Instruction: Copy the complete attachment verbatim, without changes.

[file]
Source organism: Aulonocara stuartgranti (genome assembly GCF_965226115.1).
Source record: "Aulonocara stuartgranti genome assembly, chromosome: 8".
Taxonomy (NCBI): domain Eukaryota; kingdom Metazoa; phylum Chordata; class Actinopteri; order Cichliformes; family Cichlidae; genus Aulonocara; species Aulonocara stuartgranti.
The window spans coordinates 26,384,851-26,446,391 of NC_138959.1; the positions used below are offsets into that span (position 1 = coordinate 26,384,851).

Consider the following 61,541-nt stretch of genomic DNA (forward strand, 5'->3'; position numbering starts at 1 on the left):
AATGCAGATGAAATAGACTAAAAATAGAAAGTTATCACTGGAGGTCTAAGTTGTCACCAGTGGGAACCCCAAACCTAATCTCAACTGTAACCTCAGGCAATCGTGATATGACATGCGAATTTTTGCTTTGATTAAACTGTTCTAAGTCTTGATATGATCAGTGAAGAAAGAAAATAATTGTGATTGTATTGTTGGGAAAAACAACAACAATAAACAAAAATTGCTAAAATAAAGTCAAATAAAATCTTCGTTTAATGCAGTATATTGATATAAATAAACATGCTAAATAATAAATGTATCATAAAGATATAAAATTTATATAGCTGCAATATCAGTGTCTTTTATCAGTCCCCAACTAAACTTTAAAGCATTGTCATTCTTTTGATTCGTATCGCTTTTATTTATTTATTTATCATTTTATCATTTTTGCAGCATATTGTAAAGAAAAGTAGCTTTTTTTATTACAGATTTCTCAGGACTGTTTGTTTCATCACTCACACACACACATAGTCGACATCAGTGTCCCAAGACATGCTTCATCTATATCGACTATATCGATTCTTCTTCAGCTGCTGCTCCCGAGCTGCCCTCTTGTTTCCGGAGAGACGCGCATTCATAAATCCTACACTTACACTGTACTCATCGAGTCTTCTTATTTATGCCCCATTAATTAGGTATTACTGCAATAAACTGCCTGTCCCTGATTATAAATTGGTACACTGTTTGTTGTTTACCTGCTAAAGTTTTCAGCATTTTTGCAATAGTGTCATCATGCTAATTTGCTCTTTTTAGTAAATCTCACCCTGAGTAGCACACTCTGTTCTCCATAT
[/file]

Source organism: Aulonocara stuartgranti (genome assembly GCF_965226115.1).
Source record: "Aulonocara stuartgranti genome assembly, chromosome: 8".
Taxonomy (NCBI): domain Eukaryota; kingdom Metazoa; phylum Chordata; class Actinopteri; order Cichliformes; family Cichlidae; genus Aulonocara; species Aulonocara stuartgranti.
The window spans coordinates 26,384,851-26,446,391 of NC_138959.1; the positions used below are offsets into that span (position 1 = coordinate 26,384,851).

Consider the following 61,541-nt stretch of genomic DNA (forward strand, 5'->3'; position numbering starts at 1 on the left):
AATGCAGATGAAATAGACTAAAAATAGAAAGTTATCACTGGAGGTCTAAGTTGTCACCAGTGGGAACCCCAAACCTAATCTCAACTGTAACCTCAGGCAATCGTGATATGACATGCGAATTTTTGCTTTGATTAAACTGTTCTAAGTCTTGATATGATCAGTGAAGAAAGAAAATAATTGTGATTGTATTGTTGGGAAAAACAACAACAATAAACAAAAATTGCTAAAATAAAGTCAAATAAAATCTTCGTTTAATGCAGTATATTGATATAAATAAACATGCTAAATAATAAATGTATCATAAAGATATAAAATTTATATAGCTGCAATATCAGTGTCTTTTATCAGTCCCCAACTAAACTTTAAAGCATTGTCATTCTTTTGATTCGTATCGCTTTTATTTATTTATTTATCATTTTATCATTTTTGCAGCATATTGTAAAGAAAAGTAGCTTTTTTTATTACAGATTTCTCAGGACTGTTTGTTTCATCACTCACACACACACATAGTCGACATCAGTGTCCCAAGACATGCTTCATCTATATCGACTATATCGATTCTTCTTCAGCTGCTGCTCCCGAGCTGCCCTCTTGTTTCCGGAGAGACGCGCATTCATAAATCCTACACTTACACTGTACTCATCGAGTCTTCTTATTTATGCCCCATTAATTAGGTATTACTGCAATAAACTGCCTGTCCCTGATTATAAATTGGTACACTGTTTGTTGTTTACCTGCTAAAGTTTTCAGCATTTTTGCAATAGTGTCATCATGCTAATTTGCTCTTTTTAGTAAATCTCACCCTGAGTAGCACACTCTGTTCTCCATAT